Difficulties stink! We don’t choose to struggle (intentionally); although we often contribute to the circumstances that create the difficulty. A whole genre of happiness literature graces the bookshelves, promising peace; but no matter how skilled at living we become, difficulties intrude, disrupting the promised tranquility. From our struggle for a first breath at birth until our death, we fight for joyous survival. But we want ease. We want to reach the plateau and rest. The ordinary troubles seem unfair. An entitlement to ease is misguided. Entitlement for ease leaves us disappointed with the realities of existence.
Neither the arrival of the industrial revolution nor the presence of mass data has eased the burden. We still struggle. Capitalism pushes to grow the gross national product, leaving the less productive behind. The economy pushes production, creating more and more goods that marketers convince us are necessary. The cost of living is always just beyond comfort, requiring a little extra time (and stress). The paradise of ease doesn’t exist. We grapple with finances, relationships and emotions. I’m okay with this. Ease appears frightfully boring. Life, as we know it, has sufficient joys to enrich and beautify.
Natural Desires For Ease
The misguided hope for ease magnifies the pain of difficulty. Entitlement—expecting ease—simmers underneath, magnifying disappointments. If were angry at life, perhaps, we should examine our expectations rather than the blaming the terribleness of the world for failing to provide.
David Richo wrote, “our ego is indignant about having to kowtow to conditions that do not safeguard its entitlement to fame, fortune, health, happiness, and invincibility. The neurotic ego is not an identity but a set of encrustations: Fear, Attachment, Control, and Entitlement. This is the FACE we keep trying to save and will do anything not to lose” (2006). We must fight these inclinations and work through the difficulties of life.
We have trials—unplanned and unpleasant. These intrusions spoil our ordinary, ordered days. Our expected calmness is rocked. Unwelcomed disruptions may be from our poor choices or somebody else’s. It doesn’t matter. We just want to know why; we demand answers.
We are predicting machines, ordering days with expectations. This is how we allot energy to the tasks at hand. Interference with these plans frustrates our system, requiring costly adjustments and adapting. However, this is life. This is the world we live in. The stars, sun and moon (and most everyone else and everything else) could careless about our predictions. They have their own plans. Expectations of no interference is foolish—even narcissistic. We are not entitled to an uninterrupted journey. Consequences to actions are unpredictable and inconsistent. Sometimes punishments are overwhelmingly stern, other times a poor choice may even reward; the cheater graduates, the people elect the liar, and the drunk driver safely returns.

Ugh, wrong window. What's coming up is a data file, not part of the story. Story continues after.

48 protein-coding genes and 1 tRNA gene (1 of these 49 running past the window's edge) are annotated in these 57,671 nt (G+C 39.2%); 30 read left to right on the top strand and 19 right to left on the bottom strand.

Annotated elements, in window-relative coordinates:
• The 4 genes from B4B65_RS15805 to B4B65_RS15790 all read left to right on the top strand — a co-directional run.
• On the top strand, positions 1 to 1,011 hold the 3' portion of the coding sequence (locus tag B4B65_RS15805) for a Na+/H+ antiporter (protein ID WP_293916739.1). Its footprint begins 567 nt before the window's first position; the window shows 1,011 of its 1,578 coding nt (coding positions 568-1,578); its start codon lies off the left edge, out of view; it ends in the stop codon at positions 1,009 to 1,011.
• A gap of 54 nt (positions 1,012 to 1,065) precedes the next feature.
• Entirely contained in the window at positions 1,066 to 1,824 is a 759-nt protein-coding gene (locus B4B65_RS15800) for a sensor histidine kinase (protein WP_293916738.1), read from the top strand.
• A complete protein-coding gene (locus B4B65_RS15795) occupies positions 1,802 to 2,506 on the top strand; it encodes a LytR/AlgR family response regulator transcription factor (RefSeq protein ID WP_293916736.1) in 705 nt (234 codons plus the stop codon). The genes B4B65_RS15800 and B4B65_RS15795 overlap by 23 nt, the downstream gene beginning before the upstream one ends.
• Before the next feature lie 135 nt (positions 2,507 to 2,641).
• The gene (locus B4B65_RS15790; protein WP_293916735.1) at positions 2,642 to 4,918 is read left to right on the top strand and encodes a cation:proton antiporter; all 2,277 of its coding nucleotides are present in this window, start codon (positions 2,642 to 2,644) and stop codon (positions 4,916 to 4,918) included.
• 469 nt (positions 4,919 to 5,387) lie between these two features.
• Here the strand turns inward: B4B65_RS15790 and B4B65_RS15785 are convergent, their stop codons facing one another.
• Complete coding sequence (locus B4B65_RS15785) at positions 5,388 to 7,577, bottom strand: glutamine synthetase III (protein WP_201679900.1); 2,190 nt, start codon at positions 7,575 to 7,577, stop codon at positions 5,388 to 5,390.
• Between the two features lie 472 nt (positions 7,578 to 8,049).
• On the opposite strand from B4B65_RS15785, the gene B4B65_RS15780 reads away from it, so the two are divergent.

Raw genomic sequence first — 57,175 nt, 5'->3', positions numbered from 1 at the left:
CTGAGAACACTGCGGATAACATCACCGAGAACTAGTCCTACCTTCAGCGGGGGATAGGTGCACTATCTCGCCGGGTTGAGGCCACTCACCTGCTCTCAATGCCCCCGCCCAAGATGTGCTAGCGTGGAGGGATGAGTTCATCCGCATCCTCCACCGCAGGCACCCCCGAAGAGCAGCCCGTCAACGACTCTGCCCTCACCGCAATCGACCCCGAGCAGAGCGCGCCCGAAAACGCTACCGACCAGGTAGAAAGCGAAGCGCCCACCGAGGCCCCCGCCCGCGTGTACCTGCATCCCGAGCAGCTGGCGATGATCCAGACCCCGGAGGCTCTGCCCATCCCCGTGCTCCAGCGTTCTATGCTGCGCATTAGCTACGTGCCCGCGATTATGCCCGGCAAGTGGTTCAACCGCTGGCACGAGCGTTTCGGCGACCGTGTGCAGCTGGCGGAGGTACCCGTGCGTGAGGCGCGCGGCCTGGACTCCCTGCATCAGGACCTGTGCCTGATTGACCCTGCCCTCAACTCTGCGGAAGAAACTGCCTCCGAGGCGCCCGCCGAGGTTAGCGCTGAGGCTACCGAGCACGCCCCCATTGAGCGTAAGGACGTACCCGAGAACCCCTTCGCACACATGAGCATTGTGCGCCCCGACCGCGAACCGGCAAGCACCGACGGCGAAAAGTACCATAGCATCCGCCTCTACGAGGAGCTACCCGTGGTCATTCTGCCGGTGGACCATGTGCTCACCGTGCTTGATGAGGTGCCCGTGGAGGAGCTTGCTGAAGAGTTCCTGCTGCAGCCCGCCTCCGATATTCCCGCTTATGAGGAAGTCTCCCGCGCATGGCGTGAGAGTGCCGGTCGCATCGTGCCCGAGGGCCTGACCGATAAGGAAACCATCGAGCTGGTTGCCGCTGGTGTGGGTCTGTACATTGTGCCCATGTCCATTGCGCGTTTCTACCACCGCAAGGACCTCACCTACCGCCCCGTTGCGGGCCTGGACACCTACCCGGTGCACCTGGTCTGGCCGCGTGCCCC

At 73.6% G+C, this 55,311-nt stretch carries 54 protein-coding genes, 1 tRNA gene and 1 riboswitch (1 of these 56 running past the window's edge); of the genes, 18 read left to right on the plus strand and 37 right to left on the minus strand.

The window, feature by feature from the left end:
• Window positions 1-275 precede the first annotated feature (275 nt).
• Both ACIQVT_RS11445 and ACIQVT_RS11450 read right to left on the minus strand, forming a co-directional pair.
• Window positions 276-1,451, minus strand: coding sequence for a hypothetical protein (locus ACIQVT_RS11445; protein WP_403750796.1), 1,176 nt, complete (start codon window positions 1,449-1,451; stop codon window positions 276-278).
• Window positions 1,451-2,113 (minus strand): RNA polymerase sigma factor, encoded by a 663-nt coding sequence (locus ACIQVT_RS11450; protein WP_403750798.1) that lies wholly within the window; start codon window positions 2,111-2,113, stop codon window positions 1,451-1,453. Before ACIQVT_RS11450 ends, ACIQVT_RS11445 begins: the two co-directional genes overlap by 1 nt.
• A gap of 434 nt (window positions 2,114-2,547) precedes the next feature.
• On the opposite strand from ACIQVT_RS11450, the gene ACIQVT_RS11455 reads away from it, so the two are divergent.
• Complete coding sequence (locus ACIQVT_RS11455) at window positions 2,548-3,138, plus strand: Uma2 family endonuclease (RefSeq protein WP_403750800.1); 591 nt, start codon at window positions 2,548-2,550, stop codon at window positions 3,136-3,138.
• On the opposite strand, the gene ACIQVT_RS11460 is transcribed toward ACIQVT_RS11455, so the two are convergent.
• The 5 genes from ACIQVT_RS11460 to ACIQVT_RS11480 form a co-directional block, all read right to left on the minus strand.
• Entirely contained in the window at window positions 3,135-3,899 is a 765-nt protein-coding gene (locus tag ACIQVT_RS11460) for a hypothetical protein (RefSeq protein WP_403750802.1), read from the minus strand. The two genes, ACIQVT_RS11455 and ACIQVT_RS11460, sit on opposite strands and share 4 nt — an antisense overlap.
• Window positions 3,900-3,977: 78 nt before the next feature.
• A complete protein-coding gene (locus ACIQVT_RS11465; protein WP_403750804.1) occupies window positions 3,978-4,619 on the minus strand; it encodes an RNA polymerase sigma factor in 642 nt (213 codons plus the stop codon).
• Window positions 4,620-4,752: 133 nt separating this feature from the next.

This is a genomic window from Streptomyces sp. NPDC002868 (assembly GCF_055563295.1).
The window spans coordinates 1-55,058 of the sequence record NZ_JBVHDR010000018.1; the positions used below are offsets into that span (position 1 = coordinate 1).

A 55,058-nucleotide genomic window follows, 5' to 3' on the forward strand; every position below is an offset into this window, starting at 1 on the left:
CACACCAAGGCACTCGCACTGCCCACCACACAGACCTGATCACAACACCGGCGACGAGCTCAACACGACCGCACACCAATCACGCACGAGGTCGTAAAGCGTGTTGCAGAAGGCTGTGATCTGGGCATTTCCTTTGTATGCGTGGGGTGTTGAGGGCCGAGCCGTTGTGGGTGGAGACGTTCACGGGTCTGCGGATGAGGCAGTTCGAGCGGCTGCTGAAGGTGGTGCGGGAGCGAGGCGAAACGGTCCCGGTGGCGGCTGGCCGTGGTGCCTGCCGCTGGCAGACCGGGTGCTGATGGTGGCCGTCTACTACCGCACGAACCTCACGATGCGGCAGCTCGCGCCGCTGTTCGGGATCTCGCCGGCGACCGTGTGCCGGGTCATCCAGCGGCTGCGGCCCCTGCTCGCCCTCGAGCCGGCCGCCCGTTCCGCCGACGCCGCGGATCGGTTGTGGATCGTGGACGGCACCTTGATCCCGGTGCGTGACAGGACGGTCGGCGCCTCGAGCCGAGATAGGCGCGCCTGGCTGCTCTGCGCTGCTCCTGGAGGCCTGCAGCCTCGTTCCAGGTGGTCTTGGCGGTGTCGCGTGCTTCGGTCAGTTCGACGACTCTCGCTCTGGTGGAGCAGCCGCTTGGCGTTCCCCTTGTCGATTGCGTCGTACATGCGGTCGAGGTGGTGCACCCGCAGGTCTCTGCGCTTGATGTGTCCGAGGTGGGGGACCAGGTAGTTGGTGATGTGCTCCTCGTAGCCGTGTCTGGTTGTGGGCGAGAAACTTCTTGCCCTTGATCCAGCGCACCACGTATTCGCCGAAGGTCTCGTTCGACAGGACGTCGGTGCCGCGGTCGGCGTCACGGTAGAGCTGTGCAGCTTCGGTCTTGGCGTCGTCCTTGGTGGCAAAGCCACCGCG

Narcissism and Expectations of Ease
The narcissist has expectations of ease. They believe everybody’s purpose is to serve their needs. When something goes wrong, then it naturally is someone’s fault for disrupting the expected ease. Consequently, personal inventories are not taken, personal inadequacy never considered. Melvin R. Lansky and Andrew P. Morrison wrote regarding the narcissist that “the awareness of defect in regard to one’s own aspirations of perfection or comparison with others—gives rise to shame.” They continue “In reaction to that shame arise the sense of injustice, of having been cheated, and of being entitled to claim that one is an exception, that is to say, the sense of entitlement justifying the narcissistic rage following the sense of shame” (1997, Kindle location 724).
Life is complex. We can’t fully understood life through simple cause-and-effect calculations. Police arrest one drunk driver, another drunk driver kills but most drunk drivers end-up sleeping off the party without notable consequence.
A Few Words by Psychology Fanatic
Struggles forge character. A life of ease softens resolve, flexibility, and temperament. Maybe “affluenza” is a disease. Challenges that disrupt provide the ingredients to develop compassion, love and depth. Ease creates shallowness and entitlement. Life’s crazy. When lives shatter, we feel bitterness; but eventually if we let go and welcome reality, the acceptance prepares for healing. We’ll never fully appreciate life until we accept that bad things happen. The Acceptance tames anger, diminishes need for blame and opens us to great treasures of wisdom. We are entitled to live in this beautiful mixed up and complicated world, along with all the joys, sorrows, and pleasures. Savor the moments, learn from the challenges, and live life in the realities of the universe.
Lansky Melvin R.; Morrison, Andrew P. (1997). The Widening Scope of Shame. Routledge; 1st edition.
Richo, David (2006). The Five Things We Cannot Change: And the Happiness We Find by Embracing Them. Shambhala; Reprint edition.